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As commissioners’ revolt intensifies



…Zec’s capacity to conduct credible elections at stake

THE revolt by the Zimbabwe Electoral Commission (Zec)’s seven commissioners who have  refused to append their signatures on both the  draft preliminary delimitation report submitted to Parliament and the final document handed over to President Emmerson Mnangagwa on Friday last week has put the capacity of the body to hold credible general elections at stake.


Constituency boundaries for the upcoming elections — likely in August — will be determined by the delimitation report which the commissioners have rejected, putting themselves in an invidious and untenable position.

Precedents in other countries, particularly Kenya, show that when commissioners disagree with leaders of the electoral agency, they resign.

Alternatively, they are subjected to an internal disciplinary process or investigation by the executive. This happened in Kenya in 2017 and 2022.

Zec chairperson Justice Priscilla Chigumba is only supported by her deputy Rodney Simukai Kiwa in the battle over the delimitation report. Last week, she said he wants to fix the crisis, but the rebellious commissioners cannot run polls on the basis of a report they do not want and support, analysts say.

The Zec commissioners are said to be working with senior government officials who are trying to brazenly subvert the constitution and scuttle the delimitation process.

Sources say some of the officials supporting the rebellious Zec commissioners, include Justice minister Ziyambi Ziyambi, his secretary Virginia Mabhiza, government spokesperson Nick Mangwana and by dint of lucky President Emmerson, among others.

Zec spokesperson Commissoner Jasper Mangwana asked for written questions when contacted by The NewsHawks for comment on the issue and also requested time to respond to them.

However, in his brief response issued later on, he said: “Speak to the chair (Chigumba)”.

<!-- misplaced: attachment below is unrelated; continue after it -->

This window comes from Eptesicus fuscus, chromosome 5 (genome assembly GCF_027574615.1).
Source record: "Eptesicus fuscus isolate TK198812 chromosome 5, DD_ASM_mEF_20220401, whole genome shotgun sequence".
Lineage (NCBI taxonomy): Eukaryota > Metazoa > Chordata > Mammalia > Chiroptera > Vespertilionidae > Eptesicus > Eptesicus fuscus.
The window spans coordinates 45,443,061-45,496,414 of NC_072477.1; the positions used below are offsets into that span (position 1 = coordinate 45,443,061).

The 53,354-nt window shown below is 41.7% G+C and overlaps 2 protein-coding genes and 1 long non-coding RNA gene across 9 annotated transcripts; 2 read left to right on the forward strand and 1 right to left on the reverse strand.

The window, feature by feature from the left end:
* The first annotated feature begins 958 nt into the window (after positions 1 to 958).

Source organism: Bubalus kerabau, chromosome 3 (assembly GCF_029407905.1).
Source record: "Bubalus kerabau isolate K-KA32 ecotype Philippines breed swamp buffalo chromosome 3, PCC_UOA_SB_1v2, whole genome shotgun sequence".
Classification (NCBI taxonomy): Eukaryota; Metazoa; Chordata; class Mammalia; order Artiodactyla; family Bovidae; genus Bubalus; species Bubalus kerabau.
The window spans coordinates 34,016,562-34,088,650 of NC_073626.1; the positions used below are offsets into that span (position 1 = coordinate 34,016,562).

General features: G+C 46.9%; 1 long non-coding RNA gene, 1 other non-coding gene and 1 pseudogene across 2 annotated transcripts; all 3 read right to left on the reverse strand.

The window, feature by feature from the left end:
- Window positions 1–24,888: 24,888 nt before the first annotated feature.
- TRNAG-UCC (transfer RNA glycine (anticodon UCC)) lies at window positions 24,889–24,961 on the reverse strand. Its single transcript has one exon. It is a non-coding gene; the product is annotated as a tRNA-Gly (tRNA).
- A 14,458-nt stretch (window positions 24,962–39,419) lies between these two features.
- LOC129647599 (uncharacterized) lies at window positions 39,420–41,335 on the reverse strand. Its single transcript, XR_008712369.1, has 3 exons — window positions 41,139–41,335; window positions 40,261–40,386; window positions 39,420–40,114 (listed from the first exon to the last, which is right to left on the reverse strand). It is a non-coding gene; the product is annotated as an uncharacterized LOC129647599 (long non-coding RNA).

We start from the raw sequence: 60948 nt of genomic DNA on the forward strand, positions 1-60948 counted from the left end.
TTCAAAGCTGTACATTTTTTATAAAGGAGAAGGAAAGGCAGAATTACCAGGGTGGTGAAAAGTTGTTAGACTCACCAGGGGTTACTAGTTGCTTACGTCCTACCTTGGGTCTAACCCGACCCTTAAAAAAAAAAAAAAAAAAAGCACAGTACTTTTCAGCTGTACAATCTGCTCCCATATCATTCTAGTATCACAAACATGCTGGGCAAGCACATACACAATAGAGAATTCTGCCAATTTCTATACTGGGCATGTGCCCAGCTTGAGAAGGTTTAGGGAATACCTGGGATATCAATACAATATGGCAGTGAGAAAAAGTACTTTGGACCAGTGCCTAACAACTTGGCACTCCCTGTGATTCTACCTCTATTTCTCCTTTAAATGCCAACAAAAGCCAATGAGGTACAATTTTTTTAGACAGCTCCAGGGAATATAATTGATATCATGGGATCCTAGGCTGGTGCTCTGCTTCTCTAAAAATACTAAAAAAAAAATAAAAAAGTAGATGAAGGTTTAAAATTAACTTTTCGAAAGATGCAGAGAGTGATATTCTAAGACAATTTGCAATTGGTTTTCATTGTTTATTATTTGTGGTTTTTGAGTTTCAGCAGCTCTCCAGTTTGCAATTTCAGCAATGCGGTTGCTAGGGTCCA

When contacted for comment by The NewsHawks, Chigumba refused to answer the question on how Zec will run an election whose processes are disputed by the majority of its commissioners.

“You are a local journalist . . . our communication policy says that you need to put media questions before Mr Salaigwana, our chief executive officer. However, perhaps let me hear the question. Let’s do it,” she said.

When asked whether Zec would be able to hold credible elections without the support of seven out of nine commissioners who are against the delimitation report, Chigumba dithered.

“You will need to direct the question to Mr Silaigwana even though the question involves me and I am sure you will get your response within 72 hours,” said the Zec chairperson.
Silaigwana was non-committal when contacted for comment on the same issue.

“I am currently driving to Bulawayo so I cannot speak right now. Did you speak to our spokesperson?” he asked.

When told that the Zec spokesperson Mangwana had referred questions to Chigumba who, in turn, requested that he respond to the matter himself, Silaigwana directed the question to another staff member at Zec.

“Speak to our director of public relations,” he said.

Efforts to reach out to the said staff member did not succeed, but it was clear the top brass of Zec did not want to reveal how they will run a credible election with discord in their cockpit.

According to an affidavit by commissioner Catherine Mpofu filed in support of a court application by Tonderai Chidawa against the delimitation report, the seven Zec commissioners rejected the report because Chigumba “insisted that the report would still be presented to the President for tabling in Parliament and was not bound by the position adopted by the overwhelming majority of the members of the commission.”

Jacob Mudenda, the Speaker of Parliament, filed a notice of opposition on Monday at the High Court, arguing that “what the applicant (Chidawa) is asking Parliament to do is unconstitutional.”

Mudenda says in an affidavit that Parliament “did not breach its constitutional obligations” by “failing to determine whether or not the preliminary delimitation report tabled in Parliament by the President of Zimbabwe was an act of ZEC as a body corporate as required by the constitution, or was a report by one or two members of ZEC and thus contrary to the constitution” as alleged by Chidawa and his legal team led by Professor Lovemore Madhuku.
Mudenda argues that once Parliament received a report from Mnangagwa’s office, the legislature’s obligation was to debate the document and make recommendations.
The war at Zec has brought to the fore internecine Zanu PF fights.

Emerging revelations are that Vice-President Constantino Chiwenga and spy boss Isaac Moyo are backing Chigumba, while Mnangagwa and his lieutenants would like to kill the delimitation report and hold elections using old constituency boundaries.

Mnangagwa loyalists claim that Zec re-drew ward and constituency boundaries in a manner that could hand the opposition more seats, and deny Mnangagwa a two-thirds majority.
This, they say, was done by strategically moving voters from urban opposition hotbeds into neighbouring rural seats controlled by pro-Mnangagwa MPs in order to scuttle Zanu PF dominance.

In the preliminary draft presented to Parliament, Zec collapsed seven constituencies held by Mnangagwa loyalists, among them Tourism minister Nqobizitha Mangaliso Ndlovu and Zanu PF chief whip Pupurai Togarepi.

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